According to Advanced Laser Training, only 7 states, the majority of which are in the Deep South, do not authorize dental hygienists to use a dental laser. With the onset of the COVID-19 pandemic, dental offices looked for innovative ways to reduce aerosols in the dental setting by having hygienists provide laser bacterial disinfection to disinfect the periodontal pocket before treatment. In addition to treating patients suffering with periodontal disease, dental hygienists use a dental laser to provide pain relief and reduce symptoms of patients suffering with herpetic lesions, aphthous ulcers, and oral mucositis.

But what about Georgia? Since “Laggards” was published, has the Georgia Board of Dentistry embraced change to benefit the public? The simple answer is that it’s complicated.

Although many states have raised the bar for increasing access to oral health services delivered by dental hygienists, laggard state dental boards appear to disregard data and research compared with the more progressive states that have amassed data to make informed decisions. A prime example of this is the administration of local anesthesia delivered by dental hygienists.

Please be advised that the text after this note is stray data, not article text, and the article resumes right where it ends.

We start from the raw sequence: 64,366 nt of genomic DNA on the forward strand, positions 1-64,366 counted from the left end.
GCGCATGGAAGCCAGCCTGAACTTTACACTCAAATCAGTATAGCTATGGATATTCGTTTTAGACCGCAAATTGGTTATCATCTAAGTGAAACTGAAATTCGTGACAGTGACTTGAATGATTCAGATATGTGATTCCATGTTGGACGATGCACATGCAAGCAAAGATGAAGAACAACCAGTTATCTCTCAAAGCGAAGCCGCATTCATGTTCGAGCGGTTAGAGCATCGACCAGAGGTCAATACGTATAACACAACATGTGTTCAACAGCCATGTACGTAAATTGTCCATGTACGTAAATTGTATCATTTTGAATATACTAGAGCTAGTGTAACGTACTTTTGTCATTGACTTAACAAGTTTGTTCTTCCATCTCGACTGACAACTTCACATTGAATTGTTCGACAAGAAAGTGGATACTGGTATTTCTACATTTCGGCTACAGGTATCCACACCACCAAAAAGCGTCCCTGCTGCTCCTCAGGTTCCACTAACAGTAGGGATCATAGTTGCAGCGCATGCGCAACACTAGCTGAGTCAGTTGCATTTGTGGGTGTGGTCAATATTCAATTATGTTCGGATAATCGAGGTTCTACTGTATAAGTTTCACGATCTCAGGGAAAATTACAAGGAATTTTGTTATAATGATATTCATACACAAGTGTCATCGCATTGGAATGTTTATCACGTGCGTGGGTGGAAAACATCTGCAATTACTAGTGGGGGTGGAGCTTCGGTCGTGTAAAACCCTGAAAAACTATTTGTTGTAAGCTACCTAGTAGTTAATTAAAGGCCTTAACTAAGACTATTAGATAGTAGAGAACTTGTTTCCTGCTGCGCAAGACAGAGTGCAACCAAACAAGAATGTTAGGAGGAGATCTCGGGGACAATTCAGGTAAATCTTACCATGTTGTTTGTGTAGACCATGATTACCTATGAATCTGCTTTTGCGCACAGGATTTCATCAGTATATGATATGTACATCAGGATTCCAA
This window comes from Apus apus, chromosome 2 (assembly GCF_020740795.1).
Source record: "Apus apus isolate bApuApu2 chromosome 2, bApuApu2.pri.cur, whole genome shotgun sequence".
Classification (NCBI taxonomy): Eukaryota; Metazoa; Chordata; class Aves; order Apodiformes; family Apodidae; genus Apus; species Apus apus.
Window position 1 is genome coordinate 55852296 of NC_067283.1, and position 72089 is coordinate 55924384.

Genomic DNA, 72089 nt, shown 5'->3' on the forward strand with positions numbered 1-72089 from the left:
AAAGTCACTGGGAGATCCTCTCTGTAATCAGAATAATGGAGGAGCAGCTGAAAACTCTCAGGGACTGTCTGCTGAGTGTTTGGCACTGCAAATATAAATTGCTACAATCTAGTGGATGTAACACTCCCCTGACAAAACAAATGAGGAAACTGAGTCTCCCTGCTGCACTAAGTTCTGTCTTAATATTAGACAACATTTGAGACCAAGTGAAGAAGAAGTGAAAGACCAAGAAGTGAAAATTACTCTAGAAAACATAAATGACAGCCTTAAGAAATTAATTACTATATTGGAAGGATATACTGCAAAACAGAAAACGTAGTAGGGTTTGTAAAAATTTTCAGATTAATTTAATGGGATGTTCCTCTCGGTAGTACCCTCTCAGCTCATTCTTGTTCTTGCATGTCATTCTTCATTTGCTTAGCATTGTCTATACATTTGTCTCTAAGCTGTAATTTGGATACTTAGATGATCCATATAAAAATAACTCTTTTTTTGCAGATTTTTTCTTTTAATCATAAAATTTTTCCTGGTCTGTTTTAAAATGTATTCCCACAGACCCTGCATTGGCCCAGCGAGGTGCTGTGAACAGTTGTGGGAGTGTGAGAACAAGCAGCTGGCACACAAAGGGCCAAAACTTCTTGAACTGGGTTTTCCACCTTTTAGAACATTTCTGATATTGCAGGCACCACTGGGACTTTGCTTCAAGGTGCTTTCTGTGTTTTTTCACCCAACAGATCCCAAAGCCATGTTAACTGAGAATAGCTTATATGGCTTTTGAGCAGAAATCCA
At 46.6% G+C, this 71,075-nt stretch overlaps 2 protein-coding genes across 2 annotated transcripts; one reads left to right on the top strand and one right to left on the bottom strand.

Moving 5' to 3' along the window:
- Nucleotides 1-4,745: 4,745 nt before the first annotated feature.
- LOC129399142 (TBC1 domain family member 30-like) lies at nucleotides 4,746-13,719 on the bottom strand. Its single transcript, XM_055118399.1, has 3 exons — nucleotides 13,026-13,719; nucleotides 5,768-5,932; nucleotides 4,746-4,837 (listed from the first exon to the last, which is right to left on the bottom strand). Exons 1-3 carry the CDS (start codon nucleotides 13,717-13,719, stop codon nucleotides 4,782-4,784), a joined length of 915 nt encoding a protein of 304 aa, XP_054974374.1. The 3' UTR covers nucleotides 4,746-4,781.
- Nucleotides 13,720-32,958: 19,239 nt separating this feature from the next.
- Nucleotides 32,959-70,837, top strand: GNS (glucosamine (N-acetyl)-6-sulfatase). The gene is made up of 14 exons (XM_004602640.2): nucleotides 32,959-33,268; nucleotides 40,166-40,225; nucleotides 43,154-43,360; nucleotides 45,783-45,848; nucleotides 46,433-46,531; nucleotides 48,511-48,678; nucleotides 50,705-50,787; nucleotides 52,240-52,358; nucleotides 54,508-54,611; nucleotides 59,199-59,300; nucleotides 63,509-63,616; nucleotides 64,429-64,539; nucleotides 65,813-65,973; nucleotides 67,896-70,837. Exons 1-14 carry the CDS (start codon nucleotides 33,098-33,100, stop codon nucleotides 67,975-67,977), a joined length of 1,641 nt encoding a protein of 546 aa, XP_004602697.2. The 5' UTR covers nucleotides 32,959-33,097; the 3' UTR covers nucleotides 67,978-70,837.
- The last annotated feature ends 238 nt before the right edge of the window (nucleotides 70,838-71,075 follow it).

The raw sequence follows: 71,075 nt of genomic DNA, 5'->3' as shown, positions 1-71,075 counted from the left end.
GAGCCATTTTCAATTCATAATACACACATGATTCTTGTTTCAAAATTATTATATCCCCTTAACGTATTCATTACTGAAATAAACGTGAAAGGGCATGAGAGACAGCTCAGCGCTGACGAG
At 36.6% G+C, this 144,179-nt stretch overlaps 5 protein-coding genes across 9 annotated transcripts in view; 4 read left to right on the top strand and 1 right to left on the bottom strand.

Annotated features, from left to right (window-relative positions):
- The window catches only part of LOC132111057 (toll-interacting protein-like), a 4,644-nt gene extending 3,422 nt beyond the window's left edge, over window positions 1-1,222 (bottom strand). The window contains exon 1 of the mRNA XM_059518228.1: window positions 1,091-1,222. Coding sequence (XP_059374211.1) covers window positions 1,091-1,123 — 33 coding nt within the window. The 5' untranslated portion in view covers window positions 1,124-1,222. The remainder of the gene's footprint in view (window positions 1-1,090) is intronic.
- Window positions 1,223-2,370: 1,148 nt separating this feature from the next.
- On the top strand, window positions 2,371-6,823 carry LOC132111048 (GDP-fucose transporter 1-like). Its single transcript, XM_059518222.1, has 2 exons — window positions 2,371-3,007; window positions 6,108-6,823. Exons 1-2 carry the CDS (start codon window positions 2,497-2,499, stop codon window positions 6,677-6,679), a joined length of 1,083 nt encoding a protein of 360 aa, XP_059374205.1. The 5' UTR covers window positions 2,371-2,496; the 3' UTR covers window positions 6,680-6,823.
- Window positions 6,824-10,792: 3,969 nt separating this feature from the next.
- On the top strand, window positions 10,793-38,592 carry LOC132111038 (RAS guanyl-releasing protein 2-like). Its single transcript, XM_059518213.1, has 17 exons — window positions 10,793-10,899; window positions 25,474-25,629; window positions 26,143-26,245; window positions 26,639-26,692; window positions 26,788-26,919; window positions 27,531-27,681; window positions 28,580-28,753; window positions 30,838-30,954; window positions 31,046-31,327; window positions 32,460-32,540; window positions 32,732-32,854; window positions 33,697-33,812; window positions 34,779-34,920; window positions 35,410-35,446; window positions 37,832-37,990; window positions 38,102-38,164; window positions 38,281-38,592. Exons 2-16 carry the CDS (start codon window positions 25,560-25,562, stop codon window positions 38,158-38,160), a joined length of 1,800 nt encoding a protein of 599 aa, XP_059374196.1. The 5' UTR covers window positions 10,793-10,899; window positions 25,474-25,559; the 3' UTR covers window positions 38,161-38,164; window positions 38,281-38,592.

Laggard state dental boards fall back on overused, worn-out phrases such as “to protect the public from harm” despite the lack of evidence to support the statement. Another commonly used phrase is “We don’t care what other states do.” Of all the rationalizations made by laggard dental boards, this is the most egregious and self-serving, as it allows board members to put their own interests ahead of the public by disregarding evidence and research data.

Evidence-based decision-making has been around for decades. It is a process for making decisions about a program, practice, or policy that is grounded in the best available research evidence and informed by experiential evidence from the field and relevant contextual evidence that includes the knowledge of subject matter experts.4 In 2013, the American Dental Association adopted a policy on evidence-based dentistry with the goal to help practitioners provide the best care for their patients.5

Neglecting data, research, and testimony from experts allows dental board members to use their personal belief system for decision-making, which focuses on their values, beliefs, history, and current understanding of needs. This “confirmation bias” allows decision-makers to use their preconceived beliefs while ignoring pertinent data.6